# Set Theory

• Feb 22nd 2007, 12:24 PM
taypez
Set Theory
Show that for all m,n in N, m<n if and only if m is a proper subset of n.

Here is my reasoning.

Assume m is a proper subset of n. Then m doesn't equal n by definition of a proper subset. Since m is a subset of n, then m must be less than n.

Is this a concrete enough?
• Feb 22nd 2007, 12:28 PM
Jhevon
Quote:

Originally Posted by taypez
Show that for all m,n in N, m<n if and only if m is a proper subset of n.

Here is my reasoning.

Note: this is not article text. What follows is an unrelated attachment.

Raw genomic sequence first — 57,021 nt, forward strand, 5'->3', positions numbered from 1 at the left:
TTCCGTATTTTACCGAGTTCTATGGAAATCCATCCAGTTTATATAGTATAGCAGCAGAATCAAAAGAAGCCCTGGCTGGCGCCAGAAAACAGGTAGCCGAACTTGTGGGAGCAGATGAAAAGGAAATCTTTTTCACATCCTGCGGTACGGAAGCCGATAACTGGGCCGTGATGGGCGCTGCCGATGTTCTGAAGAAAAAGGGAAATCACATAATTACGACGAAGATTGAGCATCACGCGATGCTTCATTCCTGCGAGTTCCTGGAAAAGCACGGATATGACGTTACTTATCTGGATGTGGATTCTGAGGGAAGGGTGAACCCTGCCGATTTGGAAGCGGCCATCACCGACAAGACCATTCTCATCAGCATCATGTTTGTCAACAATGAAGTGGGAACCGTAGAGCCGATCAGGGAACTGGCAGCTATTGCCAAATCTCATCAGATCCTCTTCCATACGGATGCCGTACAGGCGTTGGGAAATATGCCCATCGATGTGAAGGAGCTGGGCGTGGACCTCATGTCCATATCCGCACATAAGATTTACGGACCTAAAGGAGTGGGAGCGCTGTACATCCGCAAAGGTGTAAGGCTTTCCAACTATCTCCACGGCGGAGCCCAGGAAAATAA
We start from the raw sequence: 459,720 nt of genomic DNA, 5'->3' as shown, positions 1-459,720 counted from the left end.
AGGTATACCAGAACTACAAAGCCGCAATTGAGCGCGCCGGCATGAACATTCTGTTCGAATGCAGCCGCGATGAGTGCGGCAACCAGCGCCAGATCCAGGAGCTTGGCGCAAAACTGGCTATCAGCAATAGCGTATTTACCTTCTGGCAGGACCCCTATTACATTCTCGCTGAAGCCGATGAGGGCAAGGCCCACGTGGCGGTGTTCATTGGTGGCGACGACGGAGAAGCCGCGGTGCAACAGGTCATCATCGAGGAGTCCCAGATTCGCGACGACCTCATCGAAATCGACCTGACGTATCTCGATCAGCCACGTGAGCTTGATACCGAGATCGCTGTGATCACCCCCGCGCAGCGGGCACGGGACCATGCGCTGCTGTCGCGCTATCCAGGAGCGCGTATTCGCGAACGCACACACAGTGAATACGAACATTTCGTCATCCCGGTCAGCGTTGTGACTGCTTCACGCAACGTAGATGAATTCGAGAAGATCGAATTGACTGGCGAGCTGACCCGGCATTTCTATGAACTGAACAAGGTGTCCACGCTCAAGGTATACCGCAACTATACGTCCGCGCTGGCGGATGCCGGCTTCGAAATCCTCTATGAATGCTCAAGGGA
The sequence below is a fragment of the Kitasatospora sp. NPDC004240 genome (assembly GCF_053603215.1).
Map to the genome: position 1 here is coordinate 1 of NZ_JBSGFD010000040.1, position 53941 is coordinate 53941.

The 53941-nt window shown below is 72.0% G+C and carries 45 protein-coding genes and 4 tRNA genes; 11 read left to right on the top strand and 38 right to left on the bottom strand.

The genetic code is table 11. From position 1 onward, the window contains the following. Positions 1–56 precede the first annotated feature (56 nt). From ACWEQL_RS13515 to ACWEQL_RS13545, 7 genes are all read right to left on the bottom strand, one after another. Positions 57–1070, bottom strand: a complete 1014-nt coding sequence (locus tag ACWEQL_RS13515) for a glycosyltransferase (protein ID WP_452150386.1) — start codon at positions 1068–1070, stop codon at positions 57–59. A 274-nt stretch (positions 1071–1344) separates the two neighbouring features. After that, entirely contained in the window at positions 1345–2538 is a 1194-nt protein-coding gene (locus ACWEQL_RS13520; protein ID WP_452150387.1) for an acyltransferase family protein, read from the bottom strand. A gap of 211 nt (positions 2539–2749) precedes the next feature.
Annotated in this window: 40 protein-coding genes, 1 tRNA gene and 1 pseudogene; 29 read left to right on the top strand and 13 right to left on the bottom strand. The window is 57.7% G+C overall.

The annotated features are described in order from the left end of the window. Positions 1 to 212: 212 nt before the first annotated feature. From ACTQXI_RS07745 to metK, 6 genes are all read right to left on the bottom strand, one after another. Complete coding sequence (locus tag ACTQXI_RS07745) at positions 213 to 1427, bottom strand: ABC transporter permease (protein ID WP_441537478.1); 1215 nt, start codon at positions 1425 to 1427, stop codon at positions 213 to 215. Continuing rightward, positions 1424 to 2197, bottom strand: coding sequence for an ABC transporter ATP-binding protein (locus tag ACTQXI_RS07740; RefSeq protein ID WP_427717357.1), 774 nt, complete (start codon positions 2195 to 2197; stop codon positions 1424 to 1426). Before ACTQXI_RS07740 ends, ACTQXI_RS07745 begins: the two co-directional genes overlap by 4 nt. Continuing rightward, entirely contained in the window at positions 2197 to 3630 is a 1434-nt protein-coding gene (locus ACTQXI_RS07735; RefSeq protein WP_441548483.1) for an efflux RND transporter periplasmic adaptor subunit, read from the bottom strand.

Assume m is a proper subset of n. Then m doesn't equal n by definition of a proper subset. Since m is a subset of n, then m must be less than n.

Is this a concrete enough?

The reasoning looks ok so far to me, but you have an "if and only if" which means you have to do the reverse. I'd probably try to say what you did a little fancier, like:

Assume m is a proper subset of n. Then there is some x in n that is not in m (of course we'd use the symbols here, you noe the one that looks like a capital e and then the same symbol with a slash through it). Thus |m|<|n| for all m and n.

Are you sure the question didn't ask |m|<|n|? That seems to be what you're proving.